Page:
Racing Heart: A Runner’s Journey of Love, Loss and Perseverance, by Kate Mihevc Edwards. 2018.
We have all experienced downtime due to injuries and have dreaded the resulting grieving cycle of denial, anger, bargaining, depression and eventual acceptance. Six weeks cross-training can seem like six years, when even the sight of someone running in a downpour ignites inordinate envy. The most telling loss, however, is the loss of community, the feeling of being anchorless with life stuck in a holding pattern.
Now imagine that this condition unforeseeably becomes permanent. That is exactly what happened to Kate Mihevc Edwards, who, like us, had used her running to escape from stress and put her life back into perspective. In high school Kate ran to cope with an alcoholic mother and as a bonus discovered something she was good at. Running helped her cope with a boring first job and eventually led to her career as a physical therapist. Whenever she moved, she found a home within a circle of new running friends.
Life was good. Until that very act of running betrayed her as she tired for no apparent reason. After an agonizing process replete with hope and then further setbacks, she was ultimately diagnosed with ARVC, arrhythmogenic right ventricular cardiomyopathy and was confronted with a life-altering choice: either continue running which defined her and face an early death or restructure her goals and live to see her son grow to adulthood.
As Kate articulately documents her ensuing struggle to let go of stress and perfectionism, it is impossible not to put ourselves in her place. Personally, I wonder how she can continue to work so intensively with athletes, teach college endurances classes and lecture throughout the country, but for her it gives a measure of release and continued access to the running community.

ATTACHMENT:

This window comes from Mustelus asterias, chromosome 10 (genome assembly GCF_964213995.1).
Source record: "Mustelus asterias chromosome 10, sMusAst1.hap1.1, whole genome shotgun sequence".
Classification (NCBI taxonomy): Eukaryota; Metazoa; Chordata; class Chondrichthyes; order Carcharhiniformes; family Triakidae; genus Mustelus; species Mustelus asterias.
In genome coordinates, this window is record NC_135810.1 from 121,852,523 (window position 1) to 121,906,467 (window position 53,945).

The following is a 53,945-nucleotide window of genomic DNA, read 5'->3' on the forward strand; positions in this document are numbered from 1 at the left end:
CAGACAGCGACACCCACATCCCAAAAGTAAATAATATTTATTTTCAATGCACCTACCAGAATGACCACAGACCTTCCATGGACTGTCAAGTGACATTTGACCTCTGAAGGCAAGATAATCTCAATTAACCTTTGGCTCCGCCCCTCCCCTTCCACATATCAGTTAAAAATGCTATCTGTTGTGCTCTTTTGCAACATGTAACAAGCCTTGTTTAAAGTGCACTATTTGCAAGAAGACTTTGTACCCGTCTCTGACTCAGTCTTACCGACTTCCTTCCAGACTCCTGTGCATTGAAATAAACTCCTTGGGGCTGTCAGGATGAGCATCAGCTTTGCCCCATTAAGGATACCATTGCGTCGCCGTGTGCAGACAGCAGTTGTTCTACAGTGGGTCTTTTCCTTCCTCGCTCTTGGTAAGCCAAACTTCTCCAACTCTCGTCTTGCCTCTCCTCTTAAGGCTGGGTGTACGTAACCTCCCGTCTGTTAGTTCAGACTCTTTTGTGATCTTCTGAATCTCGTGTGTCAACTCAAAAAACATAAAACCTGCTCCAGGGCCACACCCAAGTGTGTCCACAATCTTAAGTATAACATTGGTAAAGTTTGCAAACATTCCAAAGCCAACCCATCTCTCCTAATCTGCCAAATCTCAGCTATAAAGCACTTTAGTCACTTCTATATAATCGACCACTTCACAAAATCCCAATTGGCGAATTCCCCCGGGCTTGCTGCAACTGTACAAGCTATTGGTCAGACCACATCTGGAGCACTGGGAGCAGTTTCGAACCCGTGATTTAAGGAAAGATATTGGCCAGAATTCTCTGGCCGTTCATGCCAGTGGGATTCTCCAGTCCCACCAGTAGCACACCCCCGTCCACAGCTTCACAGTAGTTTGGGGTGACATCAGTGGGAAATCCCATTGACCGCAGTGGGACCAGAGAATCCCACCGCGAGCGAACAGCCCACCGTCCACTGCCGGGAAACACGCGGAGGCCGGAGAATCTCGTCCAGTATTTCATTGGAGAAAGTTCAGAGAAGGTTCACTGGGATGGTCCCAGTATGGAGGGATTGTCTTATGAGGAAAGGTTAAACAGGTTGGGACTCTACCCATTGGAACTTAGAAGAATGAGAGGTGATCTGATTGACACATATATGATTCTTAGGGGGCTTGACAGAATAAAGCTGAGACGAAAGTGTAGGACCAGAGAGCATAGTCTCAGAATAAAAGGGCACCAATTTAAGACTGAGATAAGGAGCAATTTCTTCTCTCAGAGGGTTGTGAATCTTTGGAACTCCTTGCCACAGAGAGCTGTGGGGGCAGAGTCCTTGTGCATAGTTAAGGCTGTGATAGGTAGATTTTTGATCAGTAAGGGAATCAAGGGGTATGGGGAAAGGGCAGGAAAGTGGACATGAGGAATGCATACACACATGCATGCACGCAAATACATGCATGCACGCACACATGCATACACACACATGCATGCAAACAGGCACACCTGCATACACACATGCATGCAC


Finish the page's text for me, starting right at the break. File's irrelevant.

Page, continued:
This is a painful book to read. In the back of our minds “what if’s” always lurk. Personally, I have been brought up short by injury-induced arthritis of the knee and have coped by trading trails for roads. But I am still running, not permanently relegated to the sidelines. Nevertheless, lurking in the background for all of us is the looming specter of old age. I have already jettisoned 50 milers and now find myself working the rear. Eight years from now, into my eighties, will I still be able to get out there? If not, I hope I can accept the situation as Kate has, always striving to discover another facet of myself.
Still, as Kate ultimately comments, “Maybe when I am an old lady, and have lived a full life, I will put a magnet on my ICD, lace up my running shoes one last time, and run out the door.” Once a runner…..
Reviewed by laura clark